Interview Score

Univariate associations of demographic characteristics with the total interview score are listed in Table 3. The Interview score was higher in females compared to males but lower in students of NE and SE Asian origin compared to those in Oceania. Multivariate analysis (GLM) confirmed significant model effects on Interview for gender (P < 0.001), region of origin (P = 0.004) and selection via special entry pathways (P < 0.001) but not high school of origin or ICSEA score if it was included as a covariate in the model. Parameter estimates indicated that Interview score was 1.0 ± 0.2 higher in females compared to males (P < 0.001). Compared to students born in Oceania, Interview score was 1.1 ± 0.3 lower in those from NE and SE Asia (P = 0.008). Compared to standard pathway entrants Interview score in those who entered via rural special entry was 1.7 ± 0.3 lower (P < 0.001) and outer metropolitan special entry was 1.8 ± 0.8 lower (P = 0.021).

Univariate associations (Table 3) and multivariate analyses (data not shown) for the two consistently delivered components of the interview, a global communications skills score and a motivation/commitment score, showed identical outcomes to the total interview score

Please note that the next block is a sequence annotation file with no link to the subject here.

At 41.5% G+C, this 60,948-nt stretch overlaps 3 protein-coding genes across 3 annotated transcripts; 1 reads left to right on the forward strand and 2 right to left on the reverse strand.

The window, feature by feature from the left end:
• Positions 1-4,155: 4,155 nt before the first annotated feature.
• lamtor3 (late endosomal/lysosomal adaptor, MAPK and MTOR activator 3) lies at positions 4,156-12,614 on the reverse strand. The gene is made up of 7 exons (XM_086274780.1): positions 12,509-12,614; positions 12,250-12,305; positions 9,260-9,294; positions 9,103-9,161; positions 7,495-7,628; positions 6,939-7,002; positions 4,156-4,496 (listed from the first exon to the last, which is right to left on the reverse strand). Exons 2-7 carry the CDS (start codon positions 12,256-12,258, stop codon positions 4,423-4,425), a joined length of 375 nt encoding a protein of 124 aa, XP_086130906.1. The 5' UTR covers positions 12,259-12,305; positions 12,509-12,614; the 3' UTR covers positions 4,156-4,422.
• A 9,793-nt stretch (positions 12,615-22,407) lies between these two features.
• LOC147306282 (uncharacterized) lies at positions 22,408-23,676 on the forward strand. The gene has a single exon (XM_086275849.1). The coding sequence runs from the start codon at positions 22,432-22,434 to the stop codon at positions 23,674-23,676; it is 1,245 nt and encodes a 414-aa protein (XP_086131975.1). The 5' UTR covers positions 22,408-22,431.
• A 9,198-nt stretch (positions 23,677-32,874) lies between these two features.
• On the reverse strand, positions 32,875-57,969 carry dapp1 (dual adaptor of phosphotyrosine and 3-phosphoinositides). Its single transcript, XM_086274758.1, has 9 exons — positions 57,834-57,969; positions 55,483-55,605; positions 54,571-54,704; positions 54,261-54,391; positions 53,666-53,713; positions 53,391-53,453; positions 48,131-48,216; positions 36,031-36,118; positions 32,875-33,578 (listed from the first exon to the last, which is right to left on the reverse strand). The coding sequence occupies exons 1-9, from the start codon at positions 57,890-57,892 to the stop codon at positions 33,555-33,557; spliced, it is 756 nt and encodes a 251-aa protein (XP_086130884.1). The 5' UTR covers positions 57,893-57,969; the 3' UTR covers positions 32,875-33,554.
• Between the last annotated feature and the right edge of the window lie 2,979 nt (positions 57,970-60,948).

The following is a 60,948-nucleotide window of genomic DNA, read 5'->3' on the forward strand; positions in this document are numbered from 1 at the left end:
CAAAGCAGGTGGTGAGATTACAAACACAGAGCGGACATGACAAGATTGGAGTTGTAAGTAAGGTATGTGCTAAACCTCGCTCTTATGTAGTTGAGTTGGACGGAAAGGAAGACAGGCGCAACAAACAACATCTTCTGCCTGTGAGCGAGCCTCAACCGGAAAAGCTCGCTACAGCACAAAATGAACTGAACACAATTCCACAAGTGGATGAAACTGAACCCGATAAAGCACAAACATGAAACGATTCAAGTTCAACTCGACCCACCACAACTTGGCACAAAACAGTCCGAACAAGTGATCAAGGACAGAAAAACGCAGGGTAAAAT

Discussion

The introduction in 1999 of revised selection procedures, which added a structured interview and an aptitude test, rather than relying on academic performance alone, coincided with a subsequent substantial shift in the demographic make-up of high school students admitted to the undergraduate MBBS course at UWA. In part, this demographic shift reflected affirmative action policies for students of rural origin (initiated in 1993), outer urban origin (initiated in 2009) or those with other socio-educational disadvantage (UWay-since 1996). However despite this affirmative action, students after 1999 still tended to come predominantly from schools of higher socio-educational advantage, including those students admitted from public high schools. In addition, the proportion of females increased substantially while the proportion of students from a NE or SE Asian region of origin decreased dramatically. To what extent can the demographic shifts we have seen be linked to the introduction of UMAT and interview rather than the previous reliance on academic entry score alone?

Gender